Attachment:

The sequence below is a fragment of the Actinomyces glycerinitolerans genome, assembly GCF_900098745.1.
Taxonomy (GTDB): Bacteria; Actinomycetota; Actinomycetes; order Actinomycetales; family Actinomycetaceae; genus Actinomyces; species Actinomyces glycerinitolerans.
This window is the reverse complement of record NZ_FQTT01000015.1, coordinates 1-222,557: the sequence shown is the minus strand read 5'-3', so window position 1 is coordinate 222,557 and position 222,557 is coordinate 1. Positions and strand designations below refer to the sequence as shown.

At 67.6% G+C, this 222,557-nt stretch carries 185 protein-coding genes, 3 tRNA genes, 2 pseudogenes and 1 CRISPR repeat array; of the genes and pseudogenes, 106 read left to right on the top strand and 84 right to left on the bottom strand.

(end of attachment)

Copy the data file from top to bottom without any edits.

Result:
The sequence below is a fragment of the Actinomyces glycerinitolerans genome, assembly GCF_900098745.1.
Taxonomy (GTDB): Bacteria; Actinomycetota; Actinomycetes; order Actinomycetales; family Actinomycetaceae; genus Actinomyces; species Actinomyces glycerinitolerans.
This window is the reverse complement of record NZ_FQTT01000015.1, coordinates 1-222,557: the sequence shown is the minus strand read 5'-3', so window position 1 is coordinate 222,557 and position 222,557 is coordinate 1. Positions and strand designations below refer to the sequence as shown.

At 67.6% G+C, this 222,557-nt stretch carries 185 protein-coding genes, 3 tRNA genes, 2 pseudogenes and 1 CRISPR repeat array; of the genes and pseudogenes, 106 read left to right on the top strand and 84 right to left on the bottom strand.